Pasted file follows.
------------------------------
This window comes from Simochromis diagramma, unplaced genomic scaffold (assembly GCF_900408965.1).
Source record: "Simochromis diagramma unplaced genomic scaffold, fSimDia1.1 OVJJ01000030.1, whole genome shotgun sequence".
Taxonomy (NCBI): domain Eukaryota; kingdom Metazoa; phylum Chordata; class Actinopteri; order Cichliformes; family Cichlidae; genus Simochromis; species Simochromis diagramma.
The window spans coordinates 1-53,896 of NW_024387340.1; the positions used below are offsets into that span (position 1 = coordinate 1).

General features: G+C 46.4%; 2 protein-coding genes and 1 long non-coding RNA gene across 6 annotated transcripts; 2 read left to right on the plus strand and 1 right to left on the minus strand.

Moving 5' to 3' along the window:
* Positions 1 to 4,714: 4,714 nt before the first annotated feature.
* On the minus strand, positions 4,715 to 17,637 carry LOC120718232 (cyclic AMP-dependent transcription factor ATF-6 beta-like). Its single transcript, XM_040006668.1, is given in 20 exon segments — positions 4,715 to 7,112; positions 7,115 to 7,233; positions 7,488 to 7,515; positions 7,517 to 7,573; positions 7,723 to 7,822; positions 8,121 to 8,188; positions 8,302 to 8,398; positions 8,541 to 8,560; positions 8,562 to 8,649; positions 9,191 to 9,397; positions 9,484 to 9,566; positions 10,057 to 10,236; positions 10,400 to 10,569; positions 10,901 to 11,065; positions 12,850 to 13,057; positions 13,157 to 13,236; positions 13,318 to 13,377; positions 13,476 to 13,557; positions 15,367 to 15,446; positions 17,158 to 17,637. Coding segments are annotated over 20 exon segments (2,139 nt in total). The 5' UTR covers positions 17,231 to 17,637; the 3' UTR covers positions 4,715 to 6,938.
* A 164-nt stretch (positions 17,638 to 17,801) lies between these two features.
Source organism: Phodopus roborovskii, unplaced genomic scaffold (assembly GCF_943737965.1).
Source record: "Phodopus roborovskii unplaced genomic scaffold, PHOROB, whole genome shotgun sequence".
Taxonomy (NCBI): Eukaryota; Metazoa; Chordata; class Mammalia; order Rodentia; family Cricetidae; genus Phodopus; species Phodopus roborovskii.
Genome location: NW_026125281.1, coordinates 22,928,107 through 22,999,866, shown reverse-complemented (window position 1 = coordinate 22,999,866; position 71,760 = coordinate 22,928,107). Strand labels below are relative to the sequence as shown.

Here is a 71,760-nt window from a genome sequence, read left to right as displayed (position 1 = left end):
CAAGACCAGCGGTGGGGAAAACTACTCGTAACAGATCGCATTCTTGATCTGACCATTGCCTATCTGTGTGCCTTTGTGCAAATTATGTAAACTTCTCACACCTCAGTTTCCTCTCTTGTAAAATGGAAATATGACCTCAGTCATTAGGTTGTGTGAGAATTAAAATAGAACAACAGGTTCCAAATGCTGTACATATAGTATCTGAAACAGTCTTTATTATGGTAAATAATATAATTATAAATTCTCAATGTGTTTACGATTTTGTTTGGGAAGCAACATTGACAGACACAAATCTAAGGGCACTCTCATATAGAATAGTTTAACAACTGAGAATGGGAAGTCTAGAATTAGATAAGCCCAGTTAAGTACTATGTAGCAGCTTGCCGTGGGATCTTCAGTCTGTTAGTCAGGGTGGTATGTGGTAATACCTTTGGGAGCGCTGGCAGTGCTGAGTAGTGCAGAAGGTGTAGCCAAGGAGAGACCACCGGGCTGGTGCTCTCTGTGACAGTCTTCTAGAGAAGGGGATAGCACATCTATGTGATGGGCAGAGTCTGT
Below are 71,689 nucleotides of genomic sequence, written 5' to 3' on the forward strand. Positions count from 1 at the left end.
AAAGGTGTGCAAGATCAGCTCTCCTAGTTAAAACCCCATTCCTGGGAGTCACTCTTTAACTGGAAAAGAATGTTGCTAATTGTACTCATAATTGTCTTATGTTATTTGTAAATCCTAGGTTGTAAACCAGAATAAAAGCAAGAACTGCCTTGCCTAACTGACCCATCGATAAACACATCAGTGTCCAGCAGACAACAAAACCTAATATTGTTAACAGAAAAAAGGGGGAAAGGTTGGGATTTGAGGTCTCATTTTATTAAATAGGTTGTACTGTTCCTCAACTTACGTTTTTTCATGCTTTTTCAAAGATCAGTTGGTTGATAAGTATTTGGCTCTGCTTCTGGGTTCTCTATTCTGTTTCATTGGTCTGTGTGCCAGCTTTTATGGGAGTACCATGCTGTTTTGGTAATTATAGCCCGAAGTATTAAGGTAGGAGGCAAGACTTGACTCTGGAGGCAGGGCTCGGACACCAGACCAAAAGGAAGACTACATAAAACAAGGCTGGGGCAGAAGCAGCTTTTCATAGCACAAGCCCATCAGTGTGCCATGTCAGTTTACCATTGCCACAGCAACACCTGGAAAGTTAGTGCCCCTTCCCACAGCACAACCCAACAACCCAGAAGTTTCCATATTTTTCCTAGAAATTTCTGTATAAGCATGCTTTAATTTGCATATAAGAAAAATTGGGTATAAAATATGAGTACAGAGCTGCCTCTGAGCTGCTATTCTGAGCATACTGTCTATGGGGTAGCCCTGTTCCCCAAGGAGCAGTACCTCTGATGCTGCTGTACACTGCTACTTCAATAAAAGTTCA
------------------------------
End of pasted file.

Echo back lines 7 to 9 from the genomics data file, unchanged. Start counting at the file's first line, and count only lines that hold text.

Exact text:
* Positions 1 to 4,714: 4,714 nt before the first annotated feature.
* On the minus strand, positions 4,715 to 17,637 carry LOC120718232 (cyclic AMP-dependent transcription factor ATF-6 beta-like). Its single transcript, XM_040006668.1, is given in 20 exon segments — positions 4,715 to 7,112; positions 7,115 to 7,233; positions 7,488 to 7,515; positions 7,517 to 7,573; positions 7,723 to 7,822; positions 8,121 to 8,188; positions 8,302 to 8,398; positions 8,541 to 8,560; positions 8,562 to 8,649; positions 9,191 to 9,397; positions 9,484 to 9,566; positions 10,057 to 10,236; positions 10,400 to 10,569; positions 10,901 to 11,065; positions 12,850 to 13,057; positions 13,157 to 13,236; positions 13,318 to 13,377; positions 13,476 to 13,557; positions 15,367 to 15,446; positions 17,158 to 17,637. Coding segments are annotated over 20 exon segments (2,139 nt in total). The 5' UTR covers positions 17,231 to 17,637; the 3' UTR covers positions 4,715 to 6,938.
* A 164-nt stretch (positions 17,638 to 17,801) lies between these two features.